• Power requirements.

    Identify AC and/or DC input voltage and/or other sources of power required, such as; pneumatic, hydraulic, UPS, etc.Go to top of page

  • Identification of product potential hazards:

    Identification of product hazards is important in order to identify costs associated with safety tests and product requirements. Examples of potential product hazards are: lasers, LEDs especially IR and UV or similar light sources, Ionizing radiation, non-ionizing radiation and chemicals, electrical, mechanical.

  • Identification of product I/Os.

    Identification of product I/Os are important in order to identify costs associated with safety tests and product requirements. Examples of I/Os are: Ethernet, telecommunication, fiber optic, video, audio, antenna, parallel and serial ports, IR remote control or RF interface, etc.

  • Identification of accessories to be sold with the product.

    Accessories could include external power supplies, cables, peripheral devices, etc.
    Some accessories may have safety issues that need to be evaluated with the product.Go to top of page

  • Product specifications. *

    As with the product manual, complete product specifications are not always available at the start of a project. Some information must be provided if an accurate cost estimate is desired. As identified above, power requirements, product hazards and I/Os are important for determining what standards apply, the scope of testing needed and complexity of the product, all of which will affect costs.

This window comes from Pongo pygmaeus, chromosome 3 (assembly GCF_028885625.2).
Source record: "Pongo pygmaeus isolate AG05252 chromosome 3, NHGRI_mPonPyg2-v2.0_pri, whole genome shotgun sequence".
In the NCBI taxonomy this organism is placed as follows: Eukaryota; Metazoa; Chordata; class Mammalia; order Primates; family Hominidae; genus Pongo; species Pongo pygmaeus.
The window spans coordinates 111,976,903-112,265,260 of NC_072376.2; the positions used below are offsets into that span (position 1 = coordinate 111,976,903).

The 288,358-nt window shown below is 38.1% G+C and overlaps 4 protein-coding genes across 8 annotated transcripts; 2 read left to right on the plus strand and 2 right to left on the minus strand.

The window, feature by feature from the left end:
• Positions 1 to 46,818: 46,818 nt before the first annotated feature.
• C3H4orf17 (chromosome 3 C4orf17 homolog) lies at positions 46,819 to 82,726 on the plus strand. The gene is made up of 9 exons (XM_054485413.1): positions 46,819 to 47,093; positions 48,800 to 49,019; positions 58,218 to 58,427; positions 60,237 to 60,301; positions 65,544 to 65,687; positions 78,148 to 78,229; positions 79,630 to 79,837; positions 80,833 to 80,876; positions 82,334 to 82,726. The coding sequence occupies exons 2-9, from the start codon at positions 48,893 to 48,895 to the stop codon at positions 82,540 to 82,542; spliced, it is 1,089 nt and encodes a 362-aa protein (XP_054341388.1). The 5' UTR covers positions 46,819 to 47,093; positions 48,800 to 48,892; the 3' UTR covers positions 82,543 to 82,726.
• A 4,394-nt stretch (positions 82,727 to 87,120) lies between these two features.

• Identification of intended markets, countries and desired certification.

    The type of certification needed often will be driven by the market that a product will be sold into or driven by the customers of the end product. Some industries in Europe may require a Notified Body Mark or CE marking alone may be all that is required. Or due to competitors a manufacture may choose to have NRTL and/or Notified Body certification. Some safety organizations are both a NRTL and a Notified Body, and can offer certification for North America and Europe. Additionally a CB report may be helpful when marketing products in different parts of the world. Not all NRTL and Notified Bodies offer CB reports.

    The type of certification needed and support documentation requirements should be studied carefully at the start of the conformity assessment process. Go to top of page

Needed to open a project: